1st stem cell treatment for spina bifida performed during fetal surgery


Three babies have been born after UC Davis Health providers performed the first spina bifida treatment combining surgery with stem cells.

The procedure administers stem cells derived from placental tissue to babies in the womb. Researchers hope to repair the defect that occurs when the protective tissue around a baby's developing spinal cord fails to fully close before birth. 

During the procedure, the fetal surgeon places a biological scaffold of placental mesenchymal stem cells directly over the exposed spinal cord. The surgeon then closes the opening in the baby's back to allow the tissue to regenerate and protect the infant's spinal cord.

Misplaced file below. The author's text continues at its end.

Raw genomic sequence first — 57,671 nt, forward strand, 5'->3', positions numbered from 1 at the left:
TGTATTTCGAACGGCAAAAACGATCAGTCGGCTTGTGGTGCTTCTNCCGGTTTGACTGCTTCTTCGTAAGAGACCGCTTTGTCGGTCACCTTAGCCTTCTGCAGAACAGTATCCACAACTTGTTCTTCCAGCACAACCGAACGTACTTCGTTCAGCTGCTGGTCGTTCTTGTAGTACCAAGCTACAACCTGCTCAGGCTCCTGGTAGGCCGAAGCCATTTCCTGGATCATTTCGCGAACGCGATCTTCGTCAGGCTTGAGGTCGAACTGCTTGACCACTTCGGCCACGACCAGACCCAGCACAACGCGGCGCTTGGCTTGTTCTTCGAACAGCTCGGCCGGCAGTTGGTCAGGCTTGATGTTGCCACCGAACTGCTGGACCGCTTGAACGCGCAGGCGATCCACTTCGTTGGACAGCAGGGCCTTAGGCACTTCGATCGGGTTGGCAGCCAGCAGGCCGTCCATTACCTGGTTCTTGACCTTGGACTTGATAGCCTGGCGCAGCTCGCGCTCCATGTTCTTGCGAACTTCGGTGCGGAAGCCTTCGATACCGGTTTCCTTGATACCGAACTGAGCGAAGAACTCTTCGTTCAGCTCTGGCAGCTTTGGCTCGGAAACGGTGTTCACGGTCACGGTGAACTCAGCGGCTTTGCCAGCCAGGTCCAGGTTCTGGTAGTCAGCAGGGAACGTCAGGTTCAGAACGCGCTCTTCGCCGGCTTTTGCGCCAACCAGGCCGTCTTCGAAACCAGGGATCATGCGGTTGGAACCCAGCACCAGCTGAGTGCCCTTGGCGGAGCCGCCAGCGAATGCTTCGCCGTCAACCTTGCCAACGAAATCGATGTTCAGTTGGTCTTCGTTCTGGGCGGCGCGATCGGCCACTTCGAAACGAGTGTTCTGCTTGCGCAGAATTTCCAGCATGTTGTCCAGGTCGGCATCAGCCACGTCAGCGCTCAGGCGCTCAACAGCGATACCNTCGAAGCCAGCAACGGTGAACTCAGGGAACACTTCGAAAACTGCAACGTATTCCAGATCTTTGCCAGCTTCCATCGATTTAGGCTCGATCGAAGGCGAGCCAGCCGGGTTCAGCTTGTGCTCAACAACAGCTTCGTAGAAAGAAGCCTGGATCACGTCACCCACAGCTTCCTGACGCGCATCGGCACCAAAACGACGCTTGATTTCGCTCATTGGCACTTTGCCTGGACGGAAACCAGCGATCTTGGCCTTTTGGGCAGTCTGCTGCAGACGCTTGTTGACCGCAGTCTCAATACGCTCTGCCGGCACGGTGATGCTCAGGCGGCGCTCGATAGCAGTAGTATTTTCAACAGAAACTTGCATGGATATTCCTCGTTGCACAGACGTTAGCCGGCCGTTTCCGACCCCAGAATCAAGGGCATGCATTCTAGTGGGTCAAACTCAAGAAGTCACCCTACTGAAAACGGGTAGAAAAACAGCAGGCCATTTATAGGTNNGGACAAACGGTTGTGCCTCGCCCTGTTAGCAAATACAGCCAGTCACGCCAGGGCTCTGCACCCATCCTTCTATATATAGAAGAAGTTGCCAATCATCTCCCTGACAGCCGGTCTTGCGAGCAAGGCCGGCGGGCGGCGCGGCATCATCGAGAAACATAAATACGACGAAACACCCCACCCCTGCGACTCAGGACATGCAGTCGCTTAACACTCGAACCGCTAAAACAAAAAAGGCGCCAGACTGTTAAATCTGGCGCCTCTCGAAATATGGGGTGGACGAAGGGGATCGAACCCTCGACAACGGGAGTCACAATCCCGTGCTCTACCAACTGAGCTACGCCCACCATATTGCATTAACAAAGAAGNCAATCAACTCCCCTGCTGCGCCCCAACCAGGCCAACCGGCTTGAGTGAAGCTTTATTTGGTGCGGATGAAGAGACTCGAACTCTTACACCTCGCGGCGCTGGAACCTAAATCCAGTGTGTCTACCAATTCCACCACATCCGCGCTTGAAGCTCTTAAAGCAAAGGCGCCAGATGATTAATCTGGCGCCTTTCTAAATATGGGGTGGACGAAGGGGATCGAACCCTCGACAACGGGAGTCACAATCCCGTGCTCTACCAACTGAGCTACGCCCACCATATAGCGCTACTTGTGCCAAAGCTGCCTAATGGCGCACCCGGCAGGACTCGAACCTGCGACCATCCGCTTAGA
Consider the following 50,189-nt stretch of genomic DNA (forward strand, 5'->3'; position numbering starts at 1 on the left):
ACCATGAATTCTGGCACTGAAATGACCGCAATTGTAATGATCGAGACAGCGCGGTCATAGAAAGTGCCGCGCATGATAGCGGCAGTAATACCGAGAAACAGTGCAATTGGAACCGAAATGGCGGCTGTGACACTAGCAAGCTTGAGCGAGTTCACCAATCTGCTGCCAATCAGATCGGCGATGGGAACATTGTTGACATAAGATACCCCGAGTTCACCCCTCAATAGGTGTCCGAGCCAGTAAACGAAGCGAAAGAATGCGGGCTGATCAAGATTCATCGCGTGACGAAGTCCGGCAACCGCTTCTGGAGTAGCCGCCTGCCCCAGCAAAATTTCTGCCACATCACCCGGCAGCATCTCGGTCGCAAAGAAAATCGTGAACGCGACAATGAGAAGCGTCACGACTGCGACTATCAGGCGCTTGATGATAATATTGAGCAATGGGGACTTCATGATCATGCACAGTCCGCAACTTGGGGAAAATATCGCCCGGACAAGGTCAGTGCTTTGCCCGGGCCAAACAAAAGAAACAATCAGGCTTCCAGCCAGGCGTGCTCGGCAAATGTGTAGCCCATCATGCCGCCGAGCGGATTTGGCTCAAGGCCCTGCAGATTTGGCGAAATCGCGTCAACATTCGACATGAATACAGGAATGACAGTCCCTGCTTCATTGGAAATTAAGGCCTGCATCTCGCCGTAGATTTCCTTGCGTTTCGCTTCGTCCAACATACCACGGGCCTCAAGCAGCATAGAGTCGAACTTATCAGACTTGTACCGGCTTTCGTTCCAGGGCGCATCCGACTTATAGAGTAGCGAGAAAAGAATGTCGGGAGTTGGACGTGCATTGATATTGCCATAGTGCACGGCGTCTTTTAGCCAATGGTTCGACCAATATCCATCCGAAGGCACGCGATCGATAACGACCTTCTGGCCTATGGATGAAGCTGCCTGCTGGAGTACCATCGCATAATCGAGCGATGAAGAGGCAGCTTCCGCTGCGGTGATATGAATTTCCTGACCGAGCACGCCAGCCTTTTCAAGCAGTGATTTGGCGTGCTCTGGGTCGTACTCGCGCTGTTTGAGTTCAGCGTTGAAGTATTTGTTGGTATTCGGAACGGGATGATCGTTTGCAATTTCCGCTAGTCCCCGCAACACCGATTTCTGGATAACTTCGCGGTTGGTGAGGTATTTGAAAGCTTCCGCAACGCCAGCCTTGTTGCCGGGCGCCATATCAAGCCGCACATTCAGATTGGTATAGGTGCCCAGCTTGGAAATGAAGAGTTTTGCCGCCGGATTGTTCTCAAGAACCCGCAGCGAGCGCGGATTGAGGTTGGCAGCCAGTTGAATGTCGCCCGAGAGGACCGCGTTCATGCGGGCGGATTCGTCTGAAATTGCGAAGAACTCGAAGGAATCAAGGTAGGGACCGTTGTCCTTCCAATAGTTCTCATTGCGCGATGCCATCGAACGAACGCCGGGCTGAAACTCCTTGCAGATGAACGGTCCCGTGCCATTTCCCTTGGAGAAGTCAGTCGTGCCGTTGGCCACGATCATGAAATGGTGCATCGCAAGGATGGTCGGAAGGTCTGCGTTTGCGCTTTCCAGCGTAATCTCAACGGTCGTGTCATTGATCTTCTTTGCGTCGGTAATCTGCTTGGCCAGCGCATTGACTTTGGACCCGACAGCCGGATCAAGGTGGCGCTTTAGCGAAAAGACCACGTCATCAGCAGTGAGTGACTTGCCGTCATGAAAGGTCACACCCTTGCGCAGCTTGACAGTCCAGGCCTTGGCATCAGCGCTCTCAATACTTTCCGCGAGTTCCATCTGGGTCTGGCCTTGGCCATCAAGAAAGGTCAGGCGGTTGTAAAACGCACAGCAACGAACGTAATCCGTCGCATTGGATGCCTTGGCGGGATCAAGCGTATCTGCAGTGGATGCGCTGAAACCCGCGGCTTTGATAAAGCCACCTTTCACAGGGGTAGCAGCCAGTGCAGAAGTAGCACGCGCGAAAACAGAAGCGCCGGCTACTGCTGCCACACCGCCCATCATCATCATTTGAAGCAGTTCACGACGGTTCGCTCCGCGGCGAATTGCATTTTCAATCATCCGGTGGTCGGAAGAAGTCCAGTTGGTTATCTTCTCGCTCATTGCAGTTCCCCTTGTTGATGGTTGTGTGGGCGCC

The three babies who underwent the procedure will be monitored by the research team until 30 months of age to fully evaluate the safety and effectiveness of the treatment. 

Spina bifida, also known as myelomeningocele, occurs when spinal tissue fails to fuse properly during the early stages of pregnancy, according to Sacramento, Calif.-based UC Davis Health. The birth defect can lead to various cognitive, mobility, urinary and bowel disabilities. It affects 1,500 to 2,000 children in the U.S. a year and is often diagnosed through ultrasound.

The California Institute for Regenerative Medicine provided a $9 million grant to Diana Farmer, MD, professor and chair of surgery at UC Davis Health, and Aijun Wang, PhD, associate professor of surgery and biomedical engineering at the health system, to fund the clinical trial. 

Thirty-five patients will be treated in the study.

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